Innovators at NASA’s Marshall Space Flight Center have developed a suite of prototype fluid plug technologies with an array of capabilities for fluid flow metering, mixing, and conditioning. Each innovation within this suite is based upon a core technology that has no moving parts, is simple to manufacture, and provides high reliability and efficiency. Also, the base fluid plug technology can be modified with very few or no hardware changes to achieve the desired effect or combination of mixing, metering, and conditioning capabilities depending on the application.
The suite of innovations includes: a fluid-mixing plug with metering capabilities; an unbalanced-flow, fluid-mixing plug with metering capabilities; a flow meter plug with length-to-hole size uniformity; and an eddy-current-minimized flow plug for use in flow conditioning and flow metering. The suite consists of variations of the same base innovation — a fluid plate or plug of varying thickness that is simple to install and can be mounted between two flanges in a fluid-flow conduit, or can be threaded or welded into the conduit. In some curved-pipe applications, the device can be integrated into a pipe fitting, bend, elbow, or tee.
The face of the plug features several ports through which fluid flows. The orientation and position of these ports vary, depending on the needs of a specific application. The design balances fluid flow and kinetic energy across the plug face to create the desired flow effect. The device can smooth the fluid flow for superior conditioning, decrease turbulence for highly accurate metering, or increase turbulence to enhance fluid mixing. For example, discrete openings parallel to the fluid flow will decrease turbulence for accurate metering and conditioning. Other shapes of fluid openings can be introduced to change flow velocity or energy. The openings can also contain tapers and/or be directed along an unparallel path to the flow conduit to induce fluid mixing. In addition, the open flow area of the plug can be more heavily weighted on one side to amplify or offset the fluid effects around bends.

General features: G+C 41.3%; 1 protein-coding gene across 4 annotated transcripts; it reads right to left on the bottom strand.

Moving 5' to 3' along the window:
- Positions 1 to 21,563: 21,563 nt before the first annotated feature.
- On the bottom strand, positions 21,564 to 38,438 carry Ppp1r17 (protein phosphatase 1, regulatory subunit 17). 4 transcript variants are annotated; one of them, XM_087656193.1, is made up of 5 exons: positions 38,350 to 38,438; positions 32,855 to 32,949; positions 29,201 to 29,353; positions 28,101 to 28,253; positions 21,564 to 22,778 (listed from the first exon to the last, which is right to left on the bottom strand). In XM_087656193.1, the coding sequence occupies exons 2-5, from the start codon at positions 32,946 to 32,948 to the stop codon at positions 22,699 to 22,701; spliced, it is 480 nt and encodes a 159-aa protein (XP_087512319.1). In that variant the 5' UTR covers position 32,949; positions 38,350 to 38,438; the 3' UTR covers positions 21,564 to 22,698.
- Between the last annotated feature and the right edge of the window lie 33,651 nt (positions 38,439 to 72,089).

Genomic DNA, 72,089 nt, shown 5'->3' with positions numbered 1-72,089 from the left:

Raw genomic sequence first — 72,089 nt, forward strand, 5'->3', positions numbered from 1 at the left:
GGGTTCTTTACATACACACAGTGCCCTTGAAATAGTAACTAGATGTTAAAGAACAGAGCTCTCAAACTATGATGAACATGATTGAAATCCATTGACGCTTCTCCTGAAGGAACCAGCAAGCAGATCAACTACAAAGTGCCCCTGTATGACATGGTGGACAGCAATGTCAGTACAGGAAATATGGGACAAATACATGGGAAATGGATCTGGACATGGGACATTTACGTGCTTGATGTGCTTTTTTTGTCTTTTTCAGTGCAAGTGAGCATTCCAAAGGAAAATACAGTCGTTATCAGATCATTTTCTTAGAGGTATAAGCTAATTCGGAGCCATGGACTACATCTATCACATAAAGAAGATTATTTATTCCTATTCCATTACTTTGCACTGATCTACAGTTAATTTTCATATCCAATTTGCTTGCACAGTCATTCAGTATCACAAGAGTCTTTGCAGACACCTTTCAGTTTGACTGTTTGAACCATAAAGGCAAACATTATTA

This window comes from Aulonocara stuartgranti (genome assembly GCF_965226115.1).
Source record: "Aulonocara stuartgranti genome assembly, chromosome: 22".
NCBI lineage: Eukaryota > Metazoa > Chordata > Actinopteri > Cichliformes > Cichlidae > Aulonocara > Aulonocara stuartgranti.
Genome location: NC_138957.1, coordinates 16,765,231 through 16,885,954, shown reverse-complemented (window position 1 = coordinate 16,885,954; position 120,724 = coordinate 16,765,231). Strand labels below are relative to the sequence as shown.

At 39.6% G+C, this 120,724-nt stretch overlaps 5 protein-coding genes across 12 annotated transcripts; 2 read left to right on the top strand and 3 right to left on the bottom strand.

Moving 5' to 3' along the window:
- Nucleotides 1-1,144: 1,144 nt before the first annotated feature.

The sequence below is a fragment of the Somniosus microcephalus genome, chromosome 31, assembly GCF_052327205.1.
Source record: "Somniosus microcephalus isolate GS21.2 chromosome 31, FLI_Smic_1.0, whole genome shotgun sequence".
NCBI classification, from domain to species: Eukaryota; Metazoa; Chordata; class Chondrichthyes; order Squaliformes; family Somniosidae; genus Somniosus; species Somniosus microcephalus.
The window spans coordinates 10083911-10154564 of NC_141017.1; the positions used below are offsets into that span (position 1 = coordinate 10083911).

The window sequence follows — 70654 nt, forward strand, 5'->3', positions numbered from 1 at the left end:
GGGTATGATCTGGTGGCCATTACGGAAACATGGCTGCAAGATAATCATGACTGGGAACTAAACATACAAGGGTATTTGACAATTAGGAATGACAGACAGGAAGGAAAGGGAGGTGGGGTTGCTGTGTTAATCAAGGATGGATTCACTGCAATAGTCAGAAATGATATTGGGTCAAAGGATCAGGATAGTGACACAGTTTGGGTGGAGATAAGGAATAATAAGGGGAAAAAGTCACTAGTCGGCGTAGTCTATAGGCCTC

This technology can be used in chemical processing facilities, manufacturing facilities, ground test facilities, industrial processing, petro-chemical processing, mechanical operations, mining, water analysis, liquid rocket engines, space propulsion, spray nozzles, variable orifice stream jets, Venturi applications, density measurements, flow conditioners, and pump inlets.
NASA is actively seeking licensees to commercialize this technology. Please contact Sammy A. Nabors at